We all know that if someone with the coronavirus coughs or sneezes on you, you’re at risk of catching it.
But even when we speak or laugh or breathe, particles come out of our noses and mouths. Big bits of spittle can fly out when you’re shouting and singing, along with respiratory droplets and tiny aerosolized particles that come out in clouds that may linger in the air. And if we’re infected with the coronavirus — even if we don’t have any symptoms — those excretions could contain live, contagious SARS-COV-2 that can make others sick.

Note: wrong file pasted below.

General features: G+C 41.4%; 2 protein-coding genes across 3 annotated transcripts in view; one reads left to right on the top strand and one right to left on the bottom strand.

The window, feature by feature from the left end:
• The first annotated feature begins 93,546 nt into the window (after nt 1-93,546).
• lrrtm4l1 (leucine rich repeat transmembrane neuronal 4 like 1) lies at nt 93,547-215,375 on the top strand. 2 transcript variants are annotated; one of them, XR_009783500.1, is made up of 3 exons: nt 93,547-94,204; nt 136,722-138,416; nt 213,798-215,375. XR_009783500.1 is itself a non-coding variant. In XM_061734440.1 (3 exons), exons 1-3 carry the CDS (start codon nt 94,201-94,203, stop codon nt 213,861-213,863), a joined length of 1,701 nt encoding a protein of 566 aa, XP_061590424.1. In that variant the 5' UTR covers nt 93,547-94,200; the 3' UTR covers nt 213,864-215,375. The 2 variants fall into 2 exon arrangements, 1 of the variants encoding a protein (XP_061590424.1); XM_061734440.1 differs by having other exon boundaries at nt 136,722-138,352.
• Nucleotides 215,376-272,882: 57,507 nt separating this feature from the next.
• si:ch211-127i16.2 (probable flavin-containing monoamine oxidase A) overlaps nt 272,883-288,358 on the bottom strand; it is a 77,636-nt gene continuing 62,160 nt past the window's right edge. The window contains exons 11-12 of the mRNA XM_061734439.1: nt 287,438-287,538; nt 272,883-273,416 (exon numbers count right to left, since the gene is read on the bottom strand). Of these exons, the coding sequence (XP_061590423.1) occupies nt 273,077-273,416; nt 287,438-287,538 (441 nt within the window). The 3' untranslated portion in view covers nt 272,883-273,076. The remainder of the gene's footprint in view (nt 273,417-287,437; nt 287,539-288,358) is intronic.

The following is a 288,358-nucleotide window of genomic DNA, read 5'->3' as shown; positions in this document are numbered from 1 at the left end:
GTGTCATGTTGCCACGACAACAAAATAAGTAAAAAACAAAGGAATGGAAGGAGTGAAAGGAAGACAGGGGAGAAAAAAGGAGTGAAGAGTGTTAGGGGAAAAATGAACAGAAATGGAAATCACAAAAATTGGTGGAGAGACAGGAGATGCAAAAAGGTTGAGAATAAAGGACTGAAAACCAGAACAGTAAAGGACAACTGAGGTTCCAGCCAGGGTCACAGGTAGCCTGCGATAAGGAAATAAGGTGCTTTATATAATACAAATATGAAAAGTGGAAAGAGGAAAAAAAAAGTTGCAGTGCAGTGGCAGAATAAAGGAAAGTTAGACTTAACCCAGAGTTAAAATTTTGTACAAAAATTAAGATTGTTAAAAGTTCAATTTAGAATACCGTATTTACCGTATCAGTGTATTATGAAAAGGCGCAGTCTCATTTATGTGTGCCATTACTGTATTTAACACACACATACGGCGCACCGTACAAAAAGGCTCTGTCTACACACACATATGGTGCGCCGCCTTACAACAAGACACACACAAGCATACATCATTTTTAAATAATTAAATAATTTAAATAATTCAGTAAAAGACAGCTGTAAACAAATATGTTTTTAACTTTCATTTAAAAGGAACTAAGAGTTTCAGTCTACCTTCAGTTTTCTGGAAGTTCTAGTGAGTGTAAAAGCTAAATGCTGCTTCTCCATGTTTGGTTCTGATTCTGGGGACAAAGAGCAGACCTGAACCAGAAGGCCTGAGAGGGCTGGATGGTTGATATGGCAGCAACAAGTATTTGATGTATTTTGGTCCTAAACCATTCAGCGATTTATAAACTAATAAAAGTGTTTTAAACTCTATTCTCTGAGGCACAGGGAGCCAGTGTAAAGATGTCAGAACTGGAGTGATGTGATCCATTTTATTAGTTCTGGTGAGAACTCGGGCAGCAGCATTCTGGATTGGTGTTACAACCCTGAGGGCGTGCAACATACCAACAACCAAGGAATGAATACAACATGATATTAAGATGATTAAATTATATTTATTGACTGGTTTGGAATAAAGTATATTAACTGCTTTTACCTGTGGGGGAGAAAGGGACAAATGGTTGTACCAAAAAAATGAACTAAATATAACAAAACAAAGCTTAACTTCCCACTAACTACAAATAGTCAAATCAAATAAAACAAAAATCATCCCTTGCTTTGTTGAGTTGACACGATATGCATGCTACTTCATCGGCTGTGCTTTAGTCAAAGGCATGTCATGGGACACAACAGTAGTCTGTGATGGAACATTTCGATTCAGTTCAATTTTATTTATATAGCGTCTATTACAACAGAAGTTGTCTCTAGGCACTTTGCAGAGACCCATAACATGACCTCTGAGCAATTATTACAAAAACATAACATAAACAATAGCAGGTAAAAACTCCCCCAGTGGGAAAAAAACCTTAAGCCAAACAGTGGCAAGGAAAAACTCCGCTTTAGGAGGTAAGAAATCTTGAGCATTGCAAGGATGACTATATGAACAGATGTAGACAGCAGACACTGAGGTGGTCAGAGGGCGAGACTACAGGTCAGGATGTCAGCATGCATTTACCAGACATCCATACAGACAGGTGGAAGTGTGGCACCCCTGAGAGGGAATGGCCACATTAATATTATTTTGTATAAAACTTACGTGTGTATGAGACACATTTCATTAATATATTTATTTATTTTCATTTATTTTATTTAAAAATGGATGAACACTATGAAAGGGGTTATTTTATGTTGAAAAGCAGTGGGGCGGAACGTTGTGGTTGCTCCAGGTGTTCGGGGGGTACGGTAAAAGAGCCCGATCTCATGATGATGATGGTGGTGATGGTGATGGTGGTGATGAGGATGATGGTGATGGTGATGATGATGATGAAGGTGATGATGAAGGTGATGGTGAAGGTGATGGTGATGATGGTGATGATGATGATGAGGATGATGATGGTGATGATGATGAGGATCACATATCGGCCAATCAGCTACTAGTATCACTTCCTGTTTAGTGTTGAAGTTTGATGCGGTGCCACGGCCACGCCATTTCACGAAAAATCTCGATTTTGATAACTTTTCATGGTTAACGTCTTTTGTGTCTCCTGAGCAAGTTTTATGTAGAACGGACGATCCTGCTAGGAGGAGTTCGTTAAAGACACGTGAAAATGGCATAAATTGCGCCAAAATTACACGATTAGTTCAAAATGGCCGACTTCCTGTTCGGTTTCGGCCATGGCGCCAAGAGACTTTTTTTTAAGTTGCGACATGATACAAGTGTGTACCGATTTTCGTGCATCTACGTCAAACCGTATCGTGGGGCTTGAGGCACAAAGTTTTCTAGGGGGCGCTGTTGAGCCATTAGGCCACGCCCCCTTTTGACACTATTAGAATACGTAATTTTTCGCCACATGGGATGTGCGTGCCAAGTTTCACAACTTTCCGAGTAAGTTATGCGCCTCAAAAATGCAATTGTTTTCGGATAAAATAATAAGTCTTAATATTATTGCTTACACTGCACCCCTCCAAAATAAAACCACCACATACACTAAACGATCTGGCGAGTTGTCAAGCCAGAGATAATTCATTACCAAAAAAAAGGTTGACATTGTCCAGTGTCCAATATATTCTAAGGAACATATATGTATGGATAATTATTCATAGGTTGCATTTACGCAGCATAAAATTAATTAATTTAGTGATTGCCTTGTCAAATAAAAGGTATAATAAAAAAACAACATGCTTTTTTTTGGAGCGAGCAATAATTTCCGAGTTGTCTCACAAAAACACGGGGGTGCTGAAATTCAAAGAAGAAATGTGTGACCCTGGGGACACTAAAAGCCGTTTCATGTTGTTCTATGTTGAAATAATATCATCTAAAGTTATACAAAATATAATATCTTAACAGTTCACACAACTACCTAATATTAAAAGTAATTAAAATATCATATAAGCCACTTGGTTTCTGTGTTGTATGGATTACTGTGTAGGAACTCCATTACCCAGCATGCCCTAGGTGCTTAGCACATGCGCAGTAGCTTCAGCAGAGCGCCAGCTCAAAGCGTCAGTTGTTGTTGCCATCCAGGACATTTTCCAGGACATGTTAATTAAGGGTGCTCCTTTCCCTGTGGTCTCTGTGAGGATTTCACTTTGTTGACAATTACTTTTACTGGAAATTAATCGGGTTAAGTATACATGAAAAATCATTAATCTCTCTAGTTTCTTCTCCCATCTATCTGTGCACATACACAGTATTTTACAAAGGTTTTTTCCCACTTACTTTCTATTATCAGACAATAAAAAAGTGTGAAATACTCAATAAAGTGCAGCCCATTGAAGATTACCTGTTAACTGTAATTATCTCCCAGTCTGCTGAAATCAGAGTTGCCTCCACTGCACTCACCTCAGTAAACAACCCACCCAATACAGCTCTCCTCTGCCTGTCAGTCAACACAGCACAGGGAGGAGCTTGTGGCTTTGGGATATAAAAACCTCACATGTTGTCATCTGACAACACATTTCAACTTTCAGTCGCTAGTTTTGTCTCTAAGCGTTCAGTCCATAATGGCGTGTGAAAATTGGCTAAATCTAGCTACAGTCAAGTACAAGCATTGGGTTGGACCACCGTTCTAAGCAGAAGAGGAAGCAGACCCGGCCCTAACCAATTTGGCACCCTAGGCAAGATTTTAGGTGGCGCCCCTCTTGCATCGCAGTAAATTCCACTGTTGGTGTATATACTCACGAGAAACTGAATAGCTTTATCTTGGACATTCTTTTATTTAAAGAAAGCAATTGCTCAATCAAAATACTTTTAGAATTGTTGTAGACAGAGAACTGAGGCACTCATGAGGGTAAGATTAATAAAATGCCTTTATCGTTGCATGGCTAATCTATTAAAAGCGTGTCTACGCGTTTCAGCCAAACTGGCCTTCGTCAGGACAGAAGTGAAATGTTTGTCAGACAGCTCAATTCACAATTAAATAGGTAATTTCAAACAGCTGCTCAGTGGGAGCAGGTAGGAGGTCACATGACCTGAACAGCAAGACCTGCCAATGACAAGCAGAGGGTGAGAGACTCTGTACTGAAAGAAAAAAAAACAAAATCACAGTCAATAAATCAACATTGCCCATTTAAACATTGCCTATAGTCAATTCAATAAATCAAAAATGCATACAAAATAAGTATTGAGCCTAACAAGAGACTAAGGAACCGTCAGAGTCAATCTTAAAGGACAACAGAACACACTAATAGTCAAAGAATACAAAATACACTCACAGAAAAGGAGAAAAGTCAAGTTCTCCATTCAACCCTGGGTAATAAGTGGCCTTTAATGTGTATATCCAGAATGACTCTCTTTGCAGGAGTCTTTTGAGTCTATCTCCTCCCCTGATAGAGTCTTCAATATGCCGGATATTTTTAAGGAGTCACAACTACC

In some settings — especially poorly ventilated indoor rooms where many people are gathering — researchers increasingly believe that clouds of the virus expelled when someone speaks are able to stay aloft in the air and potentially infect people farther away than the recommended 6 feet of social distance.
In these settings, an infectious person shouting or laughing or coughing can release clouds containing the virus that can build up, linger and waft in the air — and then be inhaled by passersby and settle in their lungs…Read Full Article from NPR.